Ships have anchors to hold it in place. Is the anchor useful? Absolutely. Without the anchor, the ship drifts aimlessly. But what happens when the anchored ship is caught in a sudden storm? If the ship’s crew doesn’t let the anchor go, the ship will be swamped by waves. The crew cuts their ties to the anchor to ride out the storm in the sea. “They needed to be free from what was normally a useful source of stability. Their lives depended on it.” So, the anchor can be an ASSET and a LIABILITY. A paradox!
Individuals and organizations have their respective anchors that serve both as an asset and a liability. As individuals, our systems of beliefs or “ego” are our anchors. For organizations, anchors are imbedded in their culture or “ego.” These anchors are sources of stability in how best to cope in our world.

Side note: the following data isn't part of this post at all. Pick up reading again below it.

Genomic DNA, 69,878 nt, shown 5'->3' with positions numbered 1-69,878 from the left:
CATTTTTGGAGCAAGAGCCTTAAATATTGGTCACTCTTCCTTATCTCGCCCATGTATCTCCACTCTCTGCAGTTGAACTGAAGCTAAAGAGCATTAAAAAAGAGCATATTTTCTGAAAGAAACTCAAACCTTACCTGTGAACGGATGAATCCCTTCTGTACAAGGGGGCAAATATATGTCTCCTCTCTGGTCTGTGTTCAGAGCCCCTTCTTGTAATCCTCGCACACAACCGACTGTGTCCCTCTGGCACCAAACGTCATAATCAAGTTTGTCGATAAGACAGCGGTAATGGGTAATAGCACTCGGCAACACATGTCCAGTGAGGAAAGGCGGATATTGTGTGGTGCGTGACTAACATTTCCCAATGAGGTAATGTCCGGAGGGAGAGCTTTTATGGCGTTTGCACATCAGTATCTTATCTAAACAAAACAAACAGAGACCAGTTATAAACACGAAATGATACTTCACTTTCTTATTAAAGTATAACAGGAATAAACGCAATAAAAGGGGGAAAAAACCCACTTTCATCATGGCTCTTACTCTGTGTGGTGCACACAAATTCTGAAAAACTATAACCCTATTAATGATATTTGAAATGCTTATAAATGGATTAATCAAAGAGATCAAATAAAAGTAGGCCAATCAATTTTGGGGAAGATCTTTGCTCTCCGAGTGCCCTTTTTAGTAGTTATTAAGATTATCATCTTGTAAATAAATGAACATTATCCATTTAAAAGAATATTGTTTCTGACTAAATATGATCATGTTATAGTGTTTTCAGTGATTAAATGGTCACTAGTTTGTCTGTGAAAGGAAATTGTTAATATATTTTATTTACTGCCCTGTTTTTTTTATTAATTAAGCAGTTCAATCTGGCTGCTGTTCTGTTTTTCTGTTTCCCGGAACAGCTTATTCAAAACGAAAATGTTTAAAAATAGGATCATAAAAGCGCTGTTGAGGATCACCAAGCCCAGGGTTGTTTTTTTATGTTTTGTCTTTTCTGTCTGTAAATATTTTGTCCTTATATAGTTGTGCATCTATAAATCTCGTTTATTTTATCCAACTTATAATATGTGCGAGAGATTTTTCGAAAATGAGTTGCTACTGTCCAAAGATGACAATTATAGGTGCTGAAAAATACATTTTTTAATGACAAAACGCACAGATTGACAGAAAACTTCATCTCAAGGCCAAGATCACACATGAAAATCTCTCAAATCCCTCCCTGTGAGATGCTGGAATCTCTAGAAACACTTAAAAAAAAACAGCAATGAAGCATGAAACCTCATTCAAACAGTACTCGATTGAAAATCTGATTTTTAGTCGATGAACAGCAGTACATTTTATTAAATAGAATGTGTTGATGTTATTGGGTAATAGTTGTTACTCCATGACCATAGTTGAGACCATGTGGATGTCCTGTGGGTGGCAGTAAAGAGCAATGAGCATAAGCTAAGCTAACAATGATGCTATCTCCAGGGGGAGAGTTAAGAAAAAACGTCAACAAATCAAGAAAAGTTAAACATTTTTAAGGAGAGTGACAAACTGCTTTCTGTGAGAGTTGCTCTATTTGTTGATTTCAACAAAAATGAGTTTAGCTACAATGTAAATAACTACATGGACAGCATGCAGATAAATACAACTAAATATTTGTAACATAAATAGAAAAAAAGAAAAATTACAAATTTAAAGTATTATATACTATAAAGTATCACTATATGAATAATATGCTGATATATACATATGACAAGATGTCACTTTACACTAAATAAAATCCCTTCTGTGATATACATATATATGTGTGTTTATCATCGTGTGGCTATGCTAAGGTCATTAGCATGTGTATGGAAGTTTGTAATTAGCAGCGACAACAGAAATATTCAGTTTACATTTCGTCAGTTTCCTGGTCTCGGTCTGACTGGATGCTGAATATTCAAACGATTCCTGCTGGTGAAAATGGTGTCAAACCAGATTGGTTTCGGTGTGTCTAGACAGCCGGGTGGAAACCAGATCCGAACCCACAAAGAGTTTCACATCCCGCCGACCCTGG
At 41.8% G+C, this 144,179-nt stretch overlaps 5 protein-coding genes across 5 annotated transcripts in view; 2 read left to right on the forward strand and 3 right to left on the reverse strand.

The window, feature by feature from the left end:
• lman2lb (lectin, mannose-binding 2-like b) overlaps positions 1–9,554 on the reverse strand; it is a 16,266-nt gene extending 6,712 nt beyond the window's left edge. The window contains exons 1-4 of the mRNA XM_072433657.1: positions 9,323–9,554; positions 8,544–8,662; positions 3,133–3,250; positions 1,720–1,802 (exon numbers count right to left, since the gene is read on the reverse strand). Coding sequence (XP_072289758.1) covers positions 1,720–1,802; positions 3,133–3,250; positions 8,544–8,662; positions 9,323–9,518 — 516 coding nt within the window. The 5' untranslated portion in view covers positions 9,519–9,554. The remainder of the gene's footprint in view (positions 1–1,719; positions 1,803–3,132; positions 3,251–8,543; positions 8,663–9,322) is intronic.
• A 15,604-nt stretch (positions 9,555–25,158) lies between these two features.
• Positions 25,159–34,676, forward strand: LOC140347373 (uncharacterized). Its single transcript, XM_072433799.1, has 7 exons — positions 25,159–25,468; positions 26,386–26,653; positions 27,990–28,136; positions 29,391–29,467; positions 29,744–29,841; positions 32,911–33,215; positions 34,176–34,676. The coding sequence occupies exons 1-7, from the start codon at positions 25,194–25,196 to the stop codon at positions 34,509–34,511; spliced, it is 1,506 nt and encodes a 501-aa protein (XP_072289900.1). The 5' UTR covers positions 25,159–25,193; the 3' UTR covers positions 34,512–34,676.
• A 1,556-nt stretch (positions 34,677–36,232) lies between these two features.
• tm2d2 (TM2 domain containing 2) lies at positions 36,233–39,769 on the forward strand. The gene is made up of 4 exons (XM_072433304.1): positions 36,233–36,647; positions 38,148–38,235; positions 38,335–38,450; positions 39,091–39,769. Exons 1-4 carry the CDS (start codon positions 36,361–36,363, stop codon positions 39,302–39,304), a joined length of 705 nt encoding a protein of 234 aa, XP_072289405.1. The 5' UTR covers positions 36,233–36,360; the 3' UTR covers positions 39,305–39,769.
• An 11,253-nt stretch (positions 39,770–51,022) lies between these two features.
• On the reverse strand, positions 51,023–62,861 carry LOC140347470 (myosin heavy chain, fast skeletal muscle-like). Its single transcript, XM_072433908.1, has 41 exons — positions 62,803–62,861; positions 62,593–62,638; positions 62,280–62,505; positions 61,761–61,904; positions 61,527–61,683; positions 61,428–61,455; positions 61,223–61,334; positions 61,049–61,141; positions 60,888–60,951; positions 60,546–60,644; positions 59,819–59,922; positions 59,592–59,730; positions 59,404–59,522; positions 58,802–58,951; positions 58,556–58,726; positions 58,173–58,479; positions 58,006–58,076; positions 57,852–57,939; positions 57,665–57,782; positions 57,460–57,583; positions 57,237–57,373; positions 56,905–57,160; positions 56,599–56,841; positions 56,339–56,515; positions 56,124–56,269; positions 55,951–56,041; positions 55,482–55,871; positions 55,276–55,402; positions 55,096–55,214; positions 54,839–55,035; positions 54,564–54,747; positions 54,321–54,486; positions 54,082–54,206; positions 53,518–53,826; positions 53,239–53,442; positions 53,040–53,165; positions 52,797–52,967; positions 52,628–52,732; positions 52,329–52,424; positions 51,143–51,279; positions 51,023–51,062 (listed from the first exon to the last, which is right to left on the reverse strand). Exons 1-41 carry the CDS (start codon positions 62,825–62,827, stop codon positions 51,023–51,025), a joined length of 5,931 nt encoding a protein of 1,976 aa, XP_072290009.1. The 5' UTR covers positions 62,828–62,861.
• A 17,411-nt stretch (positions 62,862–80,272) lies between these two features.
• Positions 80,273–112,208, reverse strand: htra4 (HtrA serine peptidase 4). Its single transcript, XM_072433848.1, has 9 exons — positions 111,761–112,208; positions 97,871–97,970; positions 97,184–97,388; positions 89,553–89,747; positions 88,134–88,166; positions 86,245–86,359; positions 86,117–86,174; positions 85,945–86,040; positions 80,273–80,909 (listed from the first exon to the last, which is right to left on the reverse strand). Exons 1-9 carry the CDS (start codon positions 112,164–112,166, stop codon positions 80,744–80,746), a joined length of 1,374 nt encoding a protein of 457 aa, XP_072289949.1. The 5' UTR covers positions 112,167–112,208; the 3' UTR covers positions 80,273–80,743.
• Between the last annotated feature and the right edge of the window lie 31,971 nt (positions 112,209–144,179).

Quinn says that “individuals and organizations are often confronted by storms” like ships out in sea. What are those storms? For individuals, it may be coping with job loss or changes. For organizations, it be coping with financial difficulties, or customers no longer knocking on the door. Quinn says these storms are signals of danger, a call for “transformation” or a deep change. Often we resist rather than accept the need for deep change. We live in denial. We refuse to give up control. We strive to “stay in our zone of comfort and control.” We hold onto our anchors which now become liabilities. And, so we begin a slow death.
To accept the need for deep change is a transformation process where we enter a period where ambiguity and the unknown will reign. For leaders, they are entering a stage where they’re leading people without really knowing where they are going.
How do leaders release their anchors? How do leaders enter into deep change? I’ll share that process in my next blog later in February.